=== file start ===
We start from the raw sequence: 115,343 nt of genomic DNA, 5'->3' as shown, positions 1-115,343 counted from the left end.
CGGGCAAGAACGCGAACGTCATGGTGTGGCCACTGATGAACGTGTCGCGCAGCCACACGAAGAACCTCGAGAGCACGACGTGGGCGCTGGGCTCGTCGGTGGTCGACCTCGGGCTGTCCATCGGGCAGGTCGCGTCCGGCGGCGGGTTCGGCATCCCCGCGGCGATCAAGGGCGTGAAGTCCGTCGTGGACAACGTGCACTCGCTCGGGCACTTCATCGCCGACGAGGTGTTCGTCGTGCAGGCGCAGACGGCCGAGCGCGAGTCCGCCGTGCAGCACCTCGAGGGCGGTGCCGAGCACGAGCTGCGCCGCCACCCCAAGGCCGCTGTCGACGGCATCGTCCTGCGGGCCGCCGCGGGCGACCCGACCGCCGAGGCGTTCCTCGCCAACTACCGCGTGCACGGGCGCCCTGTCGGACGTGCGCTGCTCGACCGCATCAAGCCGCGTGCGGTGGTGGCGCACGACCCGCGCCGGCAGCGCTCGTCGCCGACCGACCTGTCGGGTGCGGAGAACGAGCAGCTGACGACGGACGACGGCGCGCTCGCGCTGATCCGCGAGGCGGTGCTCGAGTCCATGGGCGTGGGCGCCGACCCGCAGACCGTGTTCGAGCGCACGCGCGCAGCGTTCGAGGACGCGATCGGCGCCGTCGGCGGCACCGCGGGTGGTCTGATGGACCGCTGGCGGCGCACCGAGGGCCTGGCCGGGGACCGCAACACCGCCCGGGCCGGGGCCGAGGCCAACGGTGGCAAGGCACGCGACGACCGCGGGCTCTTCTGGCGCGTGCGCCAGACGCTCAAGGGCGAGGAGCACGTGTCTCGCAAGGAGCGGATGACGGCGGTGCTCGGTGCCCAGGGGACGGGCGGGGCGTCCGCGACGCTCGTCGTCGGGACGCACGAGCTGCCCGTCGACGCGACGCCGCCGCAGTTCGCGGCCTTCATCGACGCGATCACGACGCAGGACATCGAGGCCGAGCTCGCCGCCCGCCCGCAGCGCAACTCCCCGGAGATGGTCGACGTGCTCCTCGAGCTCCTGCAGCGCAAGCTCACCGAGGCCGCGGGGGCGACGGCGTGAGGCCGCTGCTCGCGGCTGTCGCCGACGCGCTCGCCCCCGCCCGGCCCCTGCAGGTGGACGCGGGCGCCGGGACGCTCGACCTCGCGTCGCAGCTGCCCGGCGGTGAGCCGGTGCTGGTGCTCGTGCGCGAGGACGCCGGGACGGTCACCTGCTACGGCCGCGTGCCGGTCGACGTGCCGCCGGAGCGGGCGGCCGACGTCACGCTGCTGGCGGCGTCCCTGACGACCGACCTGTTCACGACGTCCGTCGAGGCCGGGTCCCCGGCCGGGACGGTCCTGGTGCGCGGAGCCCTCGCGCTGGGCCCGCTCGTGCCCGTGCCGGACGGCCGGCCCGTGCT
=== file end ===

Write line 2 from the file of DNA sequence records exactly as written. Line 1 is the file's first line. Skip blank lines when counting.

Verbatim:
CGGGCAAGAACGCGAACGTCATGGTGTGGCCACTGATGAACGTGTCGCGCAGCCACACGAAGAACCTCGAGAGCACGACGTGGGCGCTGGGCTCGTCGGTGGTCGACCTCGGGCTGTCCATCGGGCAGGTCGCGTCCGGCGGCGGGTTCGGCATCCCCGCGGCGATCAAGGGCGTGAAGTCCGTCGTGGACAACGTGCACTCGCTCGGGCACTTCATCGCCGACGAGGTGTTCGTCGTGCAGGCGCAGACGGCCGAGCGCGAGTCCGCCGTGCAGCACCTCGAGGGCGGTGCCGAGCACGAGCTGCGCCGCCACCCCAAGGCCGCTGTCGACGGCATCGTCCTGCGGGCCGCCGCGGGCGACCCGACCGCCGAGGCGTTCCTCGCCAACTACCGCGTGCACGGGCGCCCTGTCGGACGTGCGCTGCTCGACCGCATCAAGCCGCGTGCGGTGGTGGCGCACGACCCGCGCCGGCAGCGCTCGTCGCCGACCGACCTGTCGGGTGCGGAGAACGAGCAGCTGACGACGGACGACGGCGCGCTCGCGCTGATCCGCGAGGCGGTGCTCGAGTCCATGGGCGTGGGCGCCGACCCGCAGACCGTGTTCGAGCGCACGCGCGCAGCGTTCGAGGACGCGATCGGCGCCGTCGGCGGCACCGCGGGTGGTCTGATGGACCGCTGGCGGCGCACCGAGGGCCTGGCCGGGGACCGCAACACCGCCCGGGCCGGGGCCGAGGCCAACGGTGGCAAGGCACGCGACGACCGCGGGCTCTTCTGGCGCGTGCGCCAGACGCTCAAGGGCGAGGAGCACGTGTCTCGCAAGGAGCGGATGACGGCGGTGCTCGGTGCCCAGGGGACGGGCGGGGCGTCCGCGACGCTCGTCGTCGGGACGCACGAGCTGCCCGTCGACGCGACGCCGCCGCAGTTCGCGGCCTTCATCGACGCGATCACGACGCAGGACATCGAGGCCGAGCTCGCCGCCCGCCCGCAGCGCAACTCCCCGGAGATGGTCGACGTGCTCCTCGAGCTCCTGCAGCGCAAGCTCACCGAGGCCGCGGGGGCGACGGCGTGAGGCCGCTGCTCGCGGCTGTCGCCGACGCGCTCGCCCCCGCCCGGCCCCTGCAGGTGGACGCGGGCGCCGGGACGCTCGACCTCGCGTCGCAGCTGCCCGGCGGTGAGCCGGTGCTGGTGCTCGTGCGCGAGGACGCCGGGACGGTCACCTGCTACGGCCGCGTGCCGGTCGACGTGCCGCCGGAGCGGGCGGCCGACGTCACGCTGCTGGCGGCGTCCCTGACGACCGACCTGTTCACGACGTCCGTCGAGGCCGGGTCCCCGGCCGGGACGGTCCTGGTGCGCGGAGCCCTCGCGCTGGGCCCGCTCGTGCCCGTGCCGGACGGCCGGCCCGTGCT